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close this bookNational AIDS Programmes: A Guide to Monitoring and Evaluation. UNAIDS/00.17E (UNAIDS, 2000, 133 p.)
close this folder3. INDICATORS
View the document(introduction...)
View the document3.1. Policy and political commitment
View the document3.2. Condom availability and quality
View the document3.3. Stigma and discrimination
View the document3.4. Knowledge about transmission of HIV
View the document3.5. Voluntary counselling and testing services
View the document3.6. Mother to child transmission
View the document3.7. Sexual negotiation and attitudes
View the document3.8. Sexual behaviour
View the document3.9. Sexual behaviour among young people
View the document3.10. Injecting drug use
View the document3.11. Blood safety
View the document3.12. STI care and prevention
View the document3.13. Care and support for the HIV-infected and their families
View the document3.14. Impact: HIV, STIs, mortality and orphanhood
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3.2. Condom availability and quality

Programme goals

Since it is not sex itself but unprotected sex that spreads HIV in most countries, increasing condom use has been a central intervention strategy for many AIDS programmes. Availability and easy access to good quality condoms are a prerequisite for their use.

There are a number of dimensions to the accessibility of condoms. First, they have to be available in the country, either manufactured or imported in sufficient quantities to meet the needs of the population. Secondly, they must be distributed throughout the country and be conveniently available to the people who need them. Thirdly, they must be affordable to the people that want them. Other dimensions of accessibility include real or perceived barriers to condom acquisition such as restrictions on the age of those who can obtain them or social barriers to women or young people buying condoms.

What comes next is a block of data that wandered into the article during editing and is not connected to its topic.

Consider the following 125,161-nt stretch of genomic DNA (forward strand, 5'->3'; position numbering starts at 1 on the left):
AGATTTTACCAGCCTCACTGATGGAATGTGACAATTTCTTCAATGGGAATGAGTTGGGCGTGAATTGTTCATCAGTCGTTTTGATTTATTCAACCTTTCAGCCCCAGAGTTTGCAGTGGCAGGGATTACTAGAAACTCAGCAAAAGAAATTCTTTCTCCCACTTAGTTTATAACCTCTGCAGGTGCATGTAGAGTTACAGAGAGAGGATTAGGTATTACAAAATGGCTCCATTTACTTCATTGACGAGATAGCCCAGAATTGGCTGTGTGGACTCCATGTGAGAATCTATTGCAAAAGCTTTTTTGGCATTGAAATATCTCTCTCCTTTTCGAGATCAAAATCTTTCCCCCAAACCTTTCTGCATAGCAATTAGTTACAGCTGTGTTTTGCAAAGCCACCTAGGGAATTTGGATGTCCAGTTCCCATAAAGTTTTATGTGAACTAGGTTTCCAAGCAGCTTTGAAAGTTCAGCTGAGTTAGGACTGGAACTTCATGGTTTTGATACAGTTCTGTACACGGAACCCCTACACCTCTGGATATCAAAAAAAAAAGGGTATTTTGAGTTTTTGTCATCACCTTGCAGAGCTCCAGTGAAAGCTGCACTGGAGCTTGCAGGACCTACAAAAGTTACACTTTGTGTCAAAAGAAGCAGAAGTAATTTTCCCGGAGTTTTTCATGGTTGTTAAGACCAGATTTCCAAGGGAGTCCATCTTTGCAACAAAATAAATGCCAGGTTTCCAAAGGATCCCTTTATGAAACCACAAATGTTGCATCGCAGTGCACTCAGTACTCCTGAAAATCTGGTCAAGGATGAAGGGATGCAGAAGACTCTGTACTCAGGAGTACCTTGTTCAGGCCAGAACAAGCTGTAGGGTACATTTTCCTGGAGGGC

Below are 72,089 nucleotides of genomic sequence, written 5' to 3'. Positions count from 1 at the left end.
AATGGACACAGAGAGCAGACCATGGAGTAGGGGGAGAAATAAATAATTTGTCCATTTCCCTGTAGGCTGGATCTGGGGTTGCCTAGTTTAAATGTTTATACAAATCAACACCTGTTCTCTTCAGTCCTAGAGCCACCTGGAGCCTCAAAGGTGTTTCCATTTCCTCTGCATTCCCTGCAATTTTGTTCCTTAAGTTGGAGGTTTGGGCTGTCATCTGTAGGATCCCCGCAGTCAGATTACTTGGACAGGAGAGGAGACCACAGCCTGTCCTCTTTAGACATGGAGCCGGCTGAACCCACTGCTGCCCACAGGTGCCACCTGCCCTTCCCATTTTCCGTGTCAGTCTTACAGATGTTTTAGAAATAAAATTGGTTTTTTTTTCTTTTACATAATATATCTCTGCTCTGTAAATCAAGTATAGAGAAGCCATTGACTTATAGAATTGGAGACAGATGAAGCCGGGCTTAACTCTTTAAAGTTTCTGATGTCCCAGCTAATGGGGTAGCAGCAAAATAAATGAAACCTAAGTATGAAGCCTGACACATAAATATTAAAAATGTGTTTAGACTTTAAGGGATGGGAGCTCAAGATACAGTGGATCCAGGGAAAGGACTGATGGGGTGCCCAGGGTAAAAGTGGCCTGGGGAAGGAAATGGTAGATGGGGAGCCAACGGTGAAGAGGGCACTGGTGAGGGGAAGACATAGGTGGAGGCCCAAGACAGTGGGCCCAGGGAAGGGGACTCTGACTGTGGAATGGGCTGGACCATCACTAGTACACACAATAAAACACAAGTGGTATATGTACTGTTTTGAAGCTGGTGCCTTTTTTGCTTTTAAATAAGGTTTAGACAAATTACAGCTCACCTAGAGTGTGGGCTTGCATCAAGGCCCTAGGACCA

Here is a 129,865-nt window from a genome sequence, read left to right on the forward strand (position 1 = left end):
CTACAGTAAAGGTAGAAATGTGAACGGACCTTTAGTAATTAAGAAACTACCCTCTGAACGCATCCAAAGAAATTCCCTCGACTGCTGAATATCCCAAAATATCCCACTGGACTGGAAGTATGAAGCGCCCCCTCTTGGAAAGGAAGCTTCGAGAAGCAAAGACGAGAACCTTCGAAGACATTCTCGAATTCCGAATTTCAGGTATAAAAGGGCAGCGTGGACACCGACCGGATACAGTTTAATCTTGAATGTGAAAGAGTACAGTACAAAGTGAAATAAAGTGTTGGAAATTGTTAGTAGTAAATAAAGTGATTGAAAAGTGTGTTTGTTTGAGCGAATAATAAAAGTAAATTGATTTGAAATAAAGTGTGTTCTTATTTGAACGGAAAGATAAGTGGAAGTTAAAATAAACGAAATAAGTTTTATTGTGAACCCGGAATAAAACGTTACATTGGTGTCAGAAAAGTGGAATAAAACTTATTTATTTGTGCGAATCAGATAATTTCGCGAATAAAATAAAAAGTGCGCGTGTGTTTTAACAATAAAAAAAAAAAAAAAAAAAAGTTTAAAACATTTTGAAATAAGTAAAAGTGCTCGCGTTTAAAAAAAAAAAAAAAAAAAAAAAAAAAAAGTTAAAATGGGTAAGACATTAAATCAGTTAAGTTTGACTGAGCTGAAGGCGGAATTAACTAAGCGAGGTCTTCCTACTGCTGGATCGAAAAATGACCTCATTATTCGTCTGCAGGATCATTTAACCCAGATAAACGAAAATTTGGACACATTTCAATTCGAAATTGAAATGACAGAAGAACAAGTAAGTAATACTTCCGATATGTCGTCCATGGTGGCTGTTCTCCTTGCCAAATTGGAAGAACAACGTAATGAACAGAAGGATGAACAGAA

The quality of condoms is also of great importance, since if they are of poor quality (poorly manufactured or improperly stored) they will not provide effective protection. In some cases misconceptions that condoms do not protect one from HIV transmission have been fuelled by distribution of poor quality condoms. Because increasing condom use is one of the keys to stemming the epidemic, it is essential that stocks of condoms are readily available and of high quality.

In general, AIDS programmes should try to make high quality, affordable condoms accessible to anyone who is likely to have sex, preferably at or near the venues where riskier sex is most likely to occur. For example, making condoms available at drinking and dancing establishments will make it easier for people to access them - many national programmes have begun incorporating such interventions in response to the reality of human behaviour. Measuring the effectiveness of the intervention will require new methods to include non-traditional retail and social establishments in condom distribution assessments.

The fact that condoms are available does not mean they are used. Indicators of condom use are discussed in the section on sexual behaviour.

Key questions

· Is there a national policy on social marketing of condoms?

· Are condoms consistently available within a country?

· Are condoms available to consumers at the right time, place and price?

· Are all condoms of reliable quality by the time they reach the consumer?

Measurement challenges